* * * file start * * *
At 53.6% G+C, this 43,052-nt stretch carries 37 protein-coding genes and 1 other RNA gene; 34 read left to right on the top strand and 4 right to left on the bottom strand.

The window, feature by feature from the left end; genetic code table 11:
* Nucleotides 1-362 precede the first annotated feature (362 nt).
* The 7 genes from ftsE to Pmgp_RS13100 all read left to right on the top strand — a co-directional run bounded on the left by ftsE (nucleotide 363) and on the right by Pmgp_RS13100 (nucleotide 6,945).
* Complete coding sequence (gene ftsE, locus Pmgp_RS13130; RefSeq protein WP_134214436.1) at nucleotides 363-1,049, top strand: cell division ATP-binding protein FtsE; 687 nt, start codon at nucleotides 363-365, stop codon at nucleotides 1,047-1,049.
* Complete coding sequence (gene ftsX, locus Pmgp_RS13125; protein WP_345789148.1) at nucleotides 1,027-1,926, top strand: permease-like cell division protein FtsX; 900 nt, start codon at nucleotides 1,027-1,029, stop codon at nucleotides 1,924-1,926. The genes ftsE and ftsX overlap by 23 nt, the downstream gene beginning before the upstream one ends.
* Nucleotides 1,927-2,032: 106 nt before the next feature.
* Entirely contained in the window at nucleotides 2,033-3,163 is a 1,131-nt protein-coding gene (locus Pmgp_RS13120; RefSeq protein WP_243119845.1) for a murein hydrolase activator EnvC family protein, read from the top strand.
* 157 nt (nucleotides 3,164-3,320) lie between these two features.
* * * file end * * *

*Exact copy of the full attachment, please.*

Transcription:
At 53.6% G+C, this 43,052-nt stretch carries 37 protein-coding genes and 1 other RNA gene; 34 read left to right on the top strand and 4 right to left on the bottom strand.

The window, feature by feature from the left end; genetic code table 11:
* Nucleotides 1-362 precede the first annotated feature (362 nt).
* The 7 genes from ftsE to Pmgp_RS13100 all read left to right on the top strand — a co-directional run bounded on the left by ftsE (nucleotide 363) and on the right by Pmgp_RS13100 (nucleotide 6,945).
* Complete coding sequence (gene ftsE, locus Pmgp_RS13130; RefSeq protein WP_134214436.1) at nucleotides 363-1,049, top strand: cell division ATP-binding protein FtsE; 687 nt, start codon at nucleotides 363-365, stop codon at nucleotides 1,047-1,049.
* Complete coding sequence (gene ftsX, locus Pmgp_RS13125; protein WP_345789148.1) at nucleotides 1,027-1,926, top strand: permease-like cell division protein FtsX; 900 nt, start codon at nucleotides 1,027-1,029, stop codon at nucleotides 1,924-1,926. The genes ftsE and ftsX overlap by 23 nt, the downstream gene beginning before the upstream one ends.
* Nucleotides 1,927-2,032: 106 nt before the next feature.
* Entirely contained in the window at nucleotides 2,033-3,163 is a 1,131-nt protein-coding gene (locus Pmgp_RS13120; RefSeq protein WP_243119845.1) for a murein hydrolase activator EnvC family protein, read from the top strand.
* 157 nt (nucleotides 3,164-3,320) lie between these two features.